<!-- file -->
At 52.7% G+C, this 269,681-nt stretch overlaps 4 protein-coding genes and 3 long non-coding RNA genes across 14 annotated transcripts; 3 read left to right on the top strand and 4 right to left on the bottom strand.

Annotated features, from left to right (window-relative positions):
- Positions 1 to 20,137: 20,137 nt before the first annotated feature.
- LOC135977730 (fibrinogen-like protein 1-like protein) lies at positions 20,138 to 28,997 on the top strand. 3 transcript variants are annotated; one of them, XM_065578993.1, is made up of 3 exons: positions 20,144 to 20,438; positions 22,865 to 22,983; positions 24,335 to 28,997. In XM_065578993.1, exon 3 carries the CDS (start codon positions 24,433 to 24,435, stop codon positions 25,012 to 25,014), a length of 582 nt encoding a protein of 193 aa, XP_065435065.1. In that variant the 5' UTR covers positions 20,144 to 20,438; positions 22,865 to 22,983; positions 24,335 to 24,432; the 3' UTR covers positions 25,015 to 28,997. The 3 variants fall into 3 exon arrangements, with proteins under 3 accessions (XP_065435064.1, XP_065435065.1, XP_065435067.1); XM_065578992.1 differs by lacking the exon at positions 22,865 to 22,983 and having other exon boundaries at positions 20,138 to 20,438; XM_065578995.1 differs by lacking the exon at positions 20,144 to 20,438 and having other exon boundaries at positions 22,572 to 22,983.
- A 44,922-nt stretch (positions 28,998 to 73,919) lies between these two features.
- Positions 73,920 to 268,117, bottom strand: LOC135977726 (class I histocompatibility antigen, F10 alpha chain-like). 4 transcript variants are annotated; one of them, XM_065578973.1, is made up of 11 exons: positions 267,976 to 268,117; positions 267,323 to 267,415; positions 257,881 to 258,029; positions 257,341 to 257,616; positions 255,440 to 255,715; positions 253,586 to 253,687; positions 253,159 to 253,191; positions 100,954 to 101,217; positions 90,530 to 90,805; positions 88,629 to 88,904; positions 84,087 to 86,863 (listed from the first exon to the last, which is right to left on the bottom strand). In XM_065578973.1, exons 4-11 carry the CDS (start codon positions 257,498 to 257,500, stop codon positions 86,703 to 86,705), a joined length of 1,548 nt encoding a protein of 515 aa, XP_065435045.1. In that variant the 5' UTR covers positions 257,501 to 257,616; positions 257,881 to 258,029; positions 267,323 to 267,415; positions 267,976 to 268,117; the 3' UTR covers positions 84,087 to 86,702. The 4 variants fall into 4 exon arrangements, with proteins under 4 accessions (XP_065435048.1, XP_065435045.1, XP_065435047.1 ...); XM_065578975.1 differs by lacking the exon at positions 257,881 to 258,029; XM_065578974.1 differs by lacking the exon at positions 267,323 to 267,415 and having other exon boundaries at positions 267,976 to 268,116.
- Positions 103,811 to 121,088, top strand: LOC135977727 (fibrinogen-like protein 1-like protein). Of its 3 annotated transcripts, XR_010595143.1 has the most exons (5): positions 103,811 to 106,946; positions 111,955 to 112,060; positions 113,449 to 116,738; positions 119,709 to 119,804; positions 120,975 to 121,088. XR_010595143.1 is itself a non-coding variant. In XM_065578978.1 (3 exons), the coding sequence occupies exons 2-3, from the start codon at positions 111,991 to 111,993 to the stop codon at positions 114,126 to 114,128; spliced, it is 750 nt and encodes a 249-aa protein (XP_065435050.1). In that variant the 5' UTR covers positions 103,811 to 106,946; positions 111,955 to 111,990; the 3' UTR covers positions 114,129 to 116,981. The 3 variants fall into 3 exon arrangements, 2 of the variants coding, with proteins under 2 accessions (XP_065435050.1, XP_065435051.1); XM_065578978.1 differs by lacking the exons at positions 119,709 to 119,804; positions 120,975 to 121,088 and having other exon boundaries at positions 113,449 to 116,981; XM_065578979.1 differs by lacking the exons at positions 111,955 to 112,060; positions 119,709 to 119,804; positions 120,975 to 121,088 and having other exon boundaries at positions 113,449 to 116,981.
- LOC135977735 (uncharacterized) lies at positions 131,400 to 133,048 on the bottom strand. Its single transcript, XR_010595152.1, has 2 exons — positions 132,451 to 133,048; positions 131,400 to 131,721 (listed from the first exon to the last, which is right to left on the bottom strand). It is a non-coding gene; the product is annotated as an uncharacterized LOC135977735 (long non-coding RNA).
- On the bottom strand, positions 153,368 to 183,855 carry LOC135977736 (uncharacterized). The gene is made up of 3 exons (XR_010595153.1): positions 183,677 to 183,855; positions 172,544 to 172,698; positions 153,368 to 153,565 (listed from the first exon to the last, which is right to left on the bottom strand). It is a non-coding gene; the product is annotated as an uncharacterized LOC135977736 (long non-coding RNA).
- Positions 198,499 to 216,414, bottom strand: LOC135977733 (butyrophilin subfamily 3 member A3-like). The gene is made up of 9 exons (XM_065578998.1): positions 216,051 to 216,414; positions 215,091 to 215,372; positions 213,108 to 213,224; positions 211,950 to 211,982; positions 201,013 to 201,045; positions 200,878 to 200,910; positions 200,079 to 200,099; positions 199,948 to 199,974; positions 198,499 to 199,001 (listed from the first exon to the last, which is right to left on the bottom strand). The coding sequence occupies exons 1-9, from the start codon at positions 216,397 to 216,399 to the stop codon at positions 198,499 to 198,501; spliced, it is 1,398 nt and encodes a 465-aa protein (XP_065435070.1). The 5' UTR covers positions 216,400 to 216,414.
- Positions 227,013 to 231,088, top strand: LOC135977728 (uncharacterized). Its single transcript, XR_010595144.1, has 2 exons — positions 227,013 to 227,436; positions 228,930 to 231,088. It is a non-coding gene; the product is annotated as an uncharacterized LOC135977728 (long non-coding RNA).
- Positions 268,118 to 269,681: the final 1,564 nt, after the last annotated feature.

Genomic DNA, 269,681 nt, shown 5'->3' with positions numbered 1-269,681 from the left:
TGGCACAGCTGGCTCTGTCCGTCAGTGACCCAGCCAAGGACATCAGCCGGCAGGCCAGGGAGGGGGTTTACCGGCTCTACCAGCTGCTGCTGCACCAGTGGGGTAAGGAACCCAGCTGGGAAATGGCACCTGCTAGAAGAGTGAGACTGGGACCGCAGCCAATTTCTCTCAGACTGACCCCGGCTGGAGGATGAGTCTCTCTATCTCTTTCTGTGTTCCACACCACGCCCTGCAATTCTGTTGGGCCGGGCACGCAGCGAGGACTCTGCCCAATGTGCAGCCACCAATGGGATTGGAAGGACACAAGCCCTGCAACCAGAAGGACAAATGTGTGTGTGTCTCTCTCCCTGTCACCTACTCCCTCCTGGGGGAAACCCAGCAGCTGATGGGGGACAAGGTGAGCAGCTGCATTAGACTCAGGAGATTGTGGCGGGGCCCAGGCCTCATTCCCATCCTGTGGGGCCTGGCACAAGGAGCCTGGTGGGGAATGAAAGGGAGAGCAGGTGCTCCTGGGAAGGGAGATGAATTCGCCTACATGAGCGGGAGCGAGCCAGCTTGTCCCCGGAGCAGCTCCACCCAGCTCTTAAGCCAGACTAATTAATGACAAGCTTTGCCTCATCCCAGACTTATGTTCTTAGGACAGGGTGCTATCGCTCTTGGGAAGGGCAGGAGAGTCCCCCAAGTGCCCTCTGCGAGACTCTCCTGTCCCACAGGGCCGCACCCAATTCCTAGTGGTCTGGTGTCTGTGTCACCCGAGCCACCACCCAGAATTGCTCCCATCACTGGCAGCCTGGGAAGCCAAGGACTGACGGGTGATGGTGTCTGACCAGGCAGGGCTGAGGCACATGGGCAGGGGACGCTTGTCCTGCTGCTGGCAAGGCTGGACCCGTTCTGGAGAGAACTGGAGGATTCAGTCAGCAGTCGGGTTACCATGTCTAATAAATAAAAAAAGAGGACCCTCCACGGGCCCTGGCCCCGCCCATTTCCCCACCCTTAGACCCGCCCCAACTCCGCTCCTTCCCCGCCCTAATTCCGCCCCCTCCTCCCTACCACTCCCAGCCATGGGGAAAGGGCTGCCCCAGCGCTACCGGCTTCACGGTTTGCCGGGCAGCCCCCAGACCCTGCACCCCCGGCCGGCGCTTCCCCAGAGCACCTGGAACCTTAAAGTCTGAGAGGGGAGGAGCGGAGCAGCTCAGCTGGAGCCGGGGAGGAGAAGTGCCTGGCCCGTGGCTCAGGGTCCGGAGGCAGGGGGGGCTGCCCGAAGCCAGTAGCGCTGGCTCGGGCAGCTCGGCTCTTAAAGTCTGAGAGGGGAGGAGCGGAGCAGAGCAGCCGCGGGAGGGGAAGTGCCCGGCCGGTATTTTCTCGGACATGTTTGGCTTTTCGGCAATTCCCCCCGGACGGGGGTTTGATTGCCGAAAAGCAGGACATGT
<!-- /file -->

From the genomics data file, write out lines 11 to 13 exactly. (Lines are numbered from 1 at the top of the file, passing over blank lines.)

- Positions 227,013 to 231,088, top strand: LOC135977728 (uncharacterized). Its single transcript, XR_010595144.1, has 2 exons — positions 227,013 to 227,436; positions 228,930 to 231,088. It is a non-coding gene; the product is annotated as an uncharacterized LOC135977728 (long non-coding RNA).
- Positions 268,118 to 269,681: the final 1,564 nt, after the last annotated feature.

Genomic DNA, 269,681 nt, shown 5'->3' with positions numbered 1-269,681 from the left: